The NSW Court of Appeal has awarded a girl $136,075 after she injured herself falling from a quad bike while on a family activity day.
In 2011, the plaintiff’s mother took her and six other children to a recreational park that offered quad bike sessions. The girl, who was 11 years old at the time, went with three siblings and four cousins.
The accident occurred on the return journey back to the park’s administration centre. The group’s guide, who was there to observe and instruct participants, separated the children into two groups – boys and girls.
According to court documents, the boys were on the trail ahead of the guide, while the girls were behind. However, the boys began to speed up, causing the instructor to accelerate in order to remain within a safe distance of them.
The girls had been instructed to follow the guide, meaning they also increased their speed. The plaintiff claimed this was when she lost control and fell off her quad bike.
Her family pursued a public liability claim against the operator for negligence, arguing that the instructor’s behaviour had led to the girl travelling on her bike at an excessive speed.
Original decision overruled
The original judge said that while the guide had been negligent, his company was protected from a public liability claim due to a waiver the girl’s mother signed before the children began the activity.
Section 5N of the Civil Liability Act states that such a waiver of contractual duty of care for recreational activities can exclude, modify or restrict a company’s liability. The family’s claim was therefore rejected.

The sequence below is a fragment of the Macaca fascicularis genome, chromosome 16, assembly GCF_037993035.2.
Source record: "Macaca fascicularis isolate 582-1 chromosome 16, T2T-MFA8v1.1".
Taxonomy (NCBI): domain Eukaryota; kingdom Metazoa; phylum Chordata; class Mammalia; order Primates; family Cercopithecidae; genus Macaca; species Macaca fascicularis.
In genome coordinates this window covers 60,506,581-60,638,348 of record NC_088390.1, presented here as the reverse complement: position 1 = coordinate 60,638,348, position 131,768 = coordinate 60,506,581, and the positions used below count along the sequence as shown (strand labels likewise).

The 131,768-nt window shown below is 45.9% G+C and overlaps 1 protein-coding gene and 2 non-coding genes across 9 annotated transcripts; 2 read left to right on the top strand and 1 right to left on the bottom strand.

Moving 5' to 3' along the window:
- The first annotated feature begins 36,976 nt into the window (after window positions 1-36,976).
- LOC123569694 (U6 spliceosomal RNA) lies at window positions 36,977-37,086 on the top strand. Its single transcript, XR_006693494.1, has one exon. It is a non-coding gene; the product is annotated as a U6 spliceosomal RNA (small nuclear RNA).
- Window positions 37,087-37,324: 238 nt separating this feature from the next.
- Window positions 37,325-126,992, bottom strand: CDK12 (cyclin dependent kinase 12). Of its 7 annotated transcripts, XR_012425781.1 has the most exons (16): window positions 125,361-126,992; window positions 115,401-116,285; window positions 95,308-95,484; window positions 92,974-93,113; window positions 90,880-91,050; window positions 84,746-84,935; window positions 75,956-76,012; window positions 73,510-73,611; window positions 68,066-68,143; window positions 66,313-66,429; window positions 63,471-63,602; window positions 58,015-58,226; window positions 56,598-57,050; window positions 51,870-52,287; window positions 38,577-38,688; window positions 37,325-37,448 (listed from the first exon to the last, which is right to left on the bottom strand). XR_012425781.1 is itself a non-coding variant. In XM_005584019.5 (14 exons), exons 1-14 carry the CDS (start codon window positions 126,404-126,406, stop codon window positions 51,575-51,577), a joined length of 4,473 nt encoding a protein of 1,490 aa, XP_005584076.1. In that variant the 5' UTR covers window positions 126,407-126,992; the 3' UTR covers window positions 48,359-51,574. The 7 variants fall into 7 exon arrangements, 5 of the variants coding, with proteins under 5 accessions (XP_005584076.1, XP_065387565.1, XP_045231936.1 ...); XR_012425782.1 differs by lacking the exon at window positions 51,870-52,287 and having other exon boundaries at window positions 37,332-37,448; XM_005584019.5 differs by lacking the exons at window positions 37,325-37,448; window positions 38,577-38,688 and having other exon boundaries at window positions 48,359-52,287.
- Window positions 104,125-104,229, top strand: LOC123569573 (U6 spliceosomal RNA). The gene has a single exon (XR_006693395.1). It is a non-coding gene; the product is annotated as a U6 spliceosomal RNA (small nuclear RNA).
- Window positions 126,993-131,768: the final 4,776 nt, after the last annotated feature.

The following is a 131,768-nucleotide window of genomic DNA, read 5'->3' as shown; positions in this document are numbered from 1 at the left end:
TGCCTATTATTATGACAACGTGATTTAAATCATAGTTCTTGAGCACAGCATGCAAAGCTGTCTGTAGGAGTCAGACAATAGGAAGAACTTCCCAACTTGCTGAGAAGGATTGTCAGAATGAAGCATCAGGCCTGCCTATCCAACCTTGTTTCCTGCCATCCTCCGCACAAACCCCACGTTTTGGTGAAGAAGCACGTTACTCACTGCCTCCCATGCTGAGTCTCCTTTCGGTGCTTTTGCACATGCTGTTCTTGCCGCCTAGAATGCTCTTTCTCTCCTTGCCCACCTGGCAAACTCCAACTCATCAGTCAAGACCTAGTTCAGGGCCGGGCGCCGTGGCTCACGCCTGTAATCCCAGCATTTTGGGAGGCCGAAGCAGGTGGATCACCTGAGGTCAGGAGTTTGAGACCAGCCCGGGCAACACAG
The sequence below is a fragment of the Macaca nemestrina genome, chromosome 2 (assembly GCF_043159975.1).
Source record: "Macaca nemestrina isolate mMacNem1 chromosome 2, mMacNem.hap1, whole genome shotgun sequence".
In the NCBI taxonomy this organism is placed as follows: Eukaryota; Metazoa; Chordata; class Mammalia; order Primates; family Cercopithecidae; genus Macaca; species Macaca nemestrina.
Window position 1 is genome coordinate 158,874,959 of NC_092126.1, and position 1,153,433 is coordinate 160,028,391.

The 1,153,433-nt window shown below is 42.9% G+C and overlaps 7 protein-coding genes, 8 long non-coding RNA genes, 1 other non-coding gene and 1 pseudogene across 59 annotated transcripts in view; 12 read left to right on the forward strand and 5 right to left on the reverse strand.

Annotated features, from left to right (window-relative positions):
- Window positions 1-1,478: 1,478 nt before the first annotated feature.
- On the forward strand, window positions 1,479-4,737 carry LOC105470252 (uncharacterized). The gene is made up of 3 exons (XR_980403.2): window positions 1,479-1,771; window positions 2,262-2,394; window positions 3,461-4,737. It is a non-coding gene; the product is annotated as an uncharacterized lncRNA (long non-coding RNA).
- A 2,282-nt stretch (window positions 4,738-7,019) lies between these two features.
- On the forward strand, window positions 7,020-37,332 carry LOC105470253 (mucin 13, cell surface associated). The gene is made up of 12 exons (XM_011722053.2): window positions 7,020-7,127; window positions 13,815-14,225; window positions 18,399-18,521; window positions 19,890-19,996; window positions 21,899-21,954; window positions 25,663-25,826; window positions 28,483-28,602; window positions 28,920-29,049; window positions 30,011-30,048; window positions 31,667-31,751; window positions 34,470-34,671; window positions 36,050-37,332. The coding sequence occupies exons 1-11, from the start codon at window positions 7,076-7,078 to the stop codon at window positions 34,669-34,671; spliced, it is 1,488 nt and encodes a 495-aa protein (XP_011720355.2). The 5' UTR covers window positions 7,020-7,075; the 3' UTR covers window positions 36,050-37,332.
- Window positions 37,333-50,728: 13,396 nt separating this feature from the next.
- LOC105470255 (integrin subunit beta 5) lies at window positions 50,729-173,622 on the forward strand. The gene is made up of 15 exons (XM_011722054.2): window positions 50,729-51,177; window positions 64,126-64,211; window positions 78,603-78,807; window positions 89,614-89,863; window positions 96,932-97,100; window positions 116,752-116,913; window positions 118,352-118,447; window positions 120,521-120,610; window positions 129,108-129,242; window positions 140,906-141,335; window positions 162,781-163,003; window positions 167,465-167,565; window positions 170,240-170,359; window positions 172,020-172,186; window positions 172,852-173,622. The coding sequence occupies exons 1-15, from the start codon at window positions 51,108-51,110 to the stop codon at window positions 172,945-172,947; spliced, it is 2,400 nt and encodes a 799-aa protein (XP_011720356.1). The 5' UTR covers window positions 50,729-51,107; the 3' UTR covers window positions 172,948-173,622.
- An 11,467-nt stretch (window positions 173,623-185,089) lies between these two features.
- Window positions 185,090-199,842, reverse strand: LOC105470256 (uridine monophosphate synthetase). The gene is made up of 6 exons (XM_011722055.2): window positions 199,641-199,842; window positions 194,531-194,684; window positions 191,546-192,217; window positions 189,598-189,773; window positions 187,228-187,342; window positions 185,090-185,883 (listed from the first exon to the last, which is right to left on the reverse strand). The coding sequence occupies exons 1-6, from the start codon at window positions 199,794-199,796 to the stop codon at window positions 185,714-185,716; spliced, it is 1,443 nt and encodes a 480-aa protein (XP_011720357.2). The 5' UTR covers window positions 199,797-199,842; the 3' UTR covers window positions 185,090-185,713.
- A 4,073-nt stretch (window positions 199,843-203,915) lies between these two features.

However, when the case was appealed, the judges ruled that the contract between the plaintiff and the defendant was actually constituted the day before the accident, when the girl’s mother rang the park and paid for the day out.
Furthermore, while the risks of the activity were outlined on arrival at the centre, the organisation’s website underplayed the potential for injury. The site described quad biking as “surprisingly easy” with “easy to use” fully automatic bikes, which was deemed misleading.
The appellate judges overruled the original decision and awarded the girl $57,220 for non-economic losses, as well as $76,453 plus interest for additional components.
If you think you are eligible to make a public liability claim, please talk to a seasoned personal injury lawyer who can help you decide whether or not to proceed.